From Surrey to Brampton, Gurdwaras like OKD are sharing best practices for keeping the gathering areas sanitized and ensuring no mass groups are congregating. Continuing to provide meals, according to Sandhu, was an “organic response” to the need to preserve the spirit of langars in a way that’s compatible with COVID-19 protocols.

“It became apparent we’re going to have to think outside the box to maintain the langars and also comply with public health recommendations,” he said.

At OKD, volunteers now create large quantities of cleanser, diluting bleach to create a strong disinfectant for wiping down door knobs, microwave ovens, and other hard surfaces where the virus is known to linger for hours.

“We are all Canadian and now is the time to help each other now,” said Dulay. “We are trying our best to be safe.”

Volunteers clean steel langar plates at a Gurdwara in India


Not all community feeding initiatives are able to continue with the quarantine in place.

Sikh Sewa Toronto, which is headquartered in Brampton, has had to suspend weekly food drives benefiting homeless shelters across the GTA, which can feed as many as 500 people. But the chance of infection for both recipients and volunteers is too strong to continue for now, says lead volunteer Manjit Singh.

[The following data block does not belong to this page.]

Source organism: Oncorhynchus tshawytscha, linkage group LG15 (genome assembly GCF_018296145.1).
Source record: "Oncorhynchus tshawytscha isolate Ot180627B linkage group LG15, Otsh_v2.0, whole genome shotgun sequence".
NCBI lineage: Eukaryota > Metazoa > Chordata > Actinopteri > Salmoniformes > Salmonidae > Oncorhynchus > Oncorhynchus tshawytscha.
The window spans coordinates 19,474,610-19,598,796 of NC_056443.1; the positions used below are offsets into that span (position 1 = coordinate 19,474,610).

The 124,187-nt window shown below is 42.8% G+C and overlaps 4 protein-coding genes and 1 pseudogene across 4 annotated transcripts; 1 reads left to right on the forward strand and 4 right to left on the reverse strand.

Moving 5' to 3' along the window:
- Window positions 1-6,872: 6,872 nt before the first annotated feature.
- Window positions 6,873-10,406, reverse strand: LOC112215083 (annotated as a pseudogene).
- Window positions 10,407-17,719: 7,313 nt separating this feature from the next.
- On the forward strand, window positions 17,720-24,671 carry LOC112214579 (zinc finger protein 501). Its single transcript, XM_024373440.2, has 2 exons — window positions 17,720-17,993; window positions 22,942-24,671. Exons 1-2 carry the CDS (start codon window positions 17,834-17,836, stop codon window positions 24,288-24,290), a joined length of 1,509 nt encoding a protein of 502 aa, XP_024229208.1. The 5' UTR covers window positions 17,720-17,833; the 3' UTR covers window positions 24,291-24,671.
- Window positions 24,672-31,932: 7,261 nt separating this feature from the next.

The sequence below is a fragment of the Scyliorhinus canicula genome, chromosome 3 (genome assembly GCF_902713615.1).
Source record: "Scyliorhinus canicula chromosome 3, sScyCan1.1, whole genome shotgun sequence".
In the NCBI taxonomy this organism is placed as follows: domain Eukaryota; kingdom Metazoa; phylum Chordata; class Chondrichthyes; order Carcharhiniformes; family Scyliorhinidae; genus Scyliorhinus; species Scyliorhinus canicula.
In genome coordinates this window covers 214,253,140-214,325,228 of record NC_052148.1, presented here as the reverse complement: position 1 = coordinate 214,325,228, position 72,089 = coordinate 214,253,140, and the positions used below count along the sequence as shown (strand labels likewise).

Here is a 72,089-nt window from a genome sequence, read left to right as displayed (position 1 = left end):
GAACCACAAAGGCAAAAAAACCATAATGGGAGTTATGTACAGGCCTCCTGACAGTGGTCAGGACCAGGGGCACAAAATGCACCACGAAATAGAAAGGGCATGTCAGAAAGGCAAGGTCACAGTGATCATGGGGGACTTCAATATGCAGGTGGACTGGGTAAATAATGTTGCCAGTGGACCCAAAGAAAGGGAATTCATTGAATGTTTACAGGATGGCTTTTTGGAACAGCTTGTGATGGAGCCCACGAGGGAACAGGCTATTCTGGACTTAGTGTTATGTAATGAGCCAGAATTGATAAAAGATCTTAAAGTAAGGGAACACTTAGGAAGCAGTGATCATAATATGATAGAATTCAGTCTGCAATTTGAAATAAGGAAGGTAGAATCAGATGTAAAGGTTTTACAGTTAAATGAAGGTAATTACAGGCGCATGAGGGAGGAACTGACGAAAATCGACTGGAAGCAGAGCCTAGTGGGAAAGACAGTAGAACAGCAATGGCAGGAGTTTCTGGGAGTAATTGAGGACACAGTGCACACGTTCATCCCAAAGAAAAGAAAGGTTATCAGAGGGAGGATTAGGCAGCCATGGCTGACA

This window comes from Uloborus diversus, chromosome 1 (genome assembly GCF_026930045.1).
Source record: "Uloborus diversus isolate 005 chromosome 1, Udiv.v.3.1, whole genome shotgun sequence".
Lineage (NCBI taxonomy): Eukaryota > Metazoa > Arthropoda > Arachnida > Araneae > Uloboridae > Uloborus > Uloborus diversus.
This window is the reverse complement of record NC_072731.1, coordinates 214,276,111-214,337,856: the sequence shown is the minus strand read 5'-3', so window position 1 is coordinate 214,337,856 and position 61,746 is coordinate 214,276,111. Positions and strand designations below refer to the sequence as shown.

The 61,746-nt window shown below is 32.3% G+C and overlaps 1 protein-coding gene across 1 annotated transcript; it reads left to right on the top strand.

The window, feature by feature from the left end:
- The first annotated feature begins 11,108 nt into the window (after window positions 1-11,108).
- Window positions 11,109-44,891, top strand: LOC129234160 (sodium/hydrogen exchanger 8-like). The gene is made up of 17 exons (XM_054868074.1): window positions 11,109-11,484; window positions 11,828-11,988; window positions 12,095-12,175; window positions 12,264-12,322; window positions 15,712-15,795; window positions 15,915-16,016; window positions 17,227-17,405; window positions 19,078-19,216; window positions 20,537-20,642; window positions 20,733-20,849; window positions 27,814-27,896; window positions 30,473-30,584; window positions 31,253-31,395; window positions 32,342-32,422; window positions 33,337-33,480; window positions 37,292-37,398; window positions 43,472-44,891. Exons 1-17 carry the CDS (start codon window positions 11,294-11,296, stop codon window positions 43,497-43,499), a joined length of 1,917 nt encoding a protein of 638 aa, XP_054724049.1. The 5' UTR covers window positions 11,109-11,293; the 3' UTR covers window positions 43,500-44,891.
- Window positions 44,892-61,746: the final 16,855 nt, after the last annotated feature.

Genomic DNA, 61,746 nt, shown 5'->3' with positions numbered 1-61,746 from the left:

“For us, it’s quite a bit of a risk to keep operating,” said Singh. He said the group is taking a week-by-week approach to the quarantine.

Langar Seva Meal and Support Services in Brampton, which delivers meals every Sunday to the needy, often providing a week’s worth of food, has had to cut its client base from 150 down to 40, as well as end in-person visits, said the group’s operations manager, Gurpreet Kahlon.

“Most of our clients are elderly and living alone with no one to support them,” said Kahlon. “But we can’t go inside their homes to check up on them because we don’t know who is sick.”

Volunteers have also been pared down, from 100 to a core group of 10 to ensure food safety, and the group is not looking for any new recruits. After the government announced quarantine measures, the group called all of its clients to determine which of them couldn’t get by without the meal deliveries. Those who had no other options are still receiving deliveries.

Most of the food has come through donations, raw lentils and produce for example, from Gurdwaras and restaurants, but must be cooked by Langar Seva staff. Kahlon estimates it has two more weeks of food to keep serving its client base at its current supply level.

“After that, we’ll see,” she said.


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Twitter: @RG_Gupta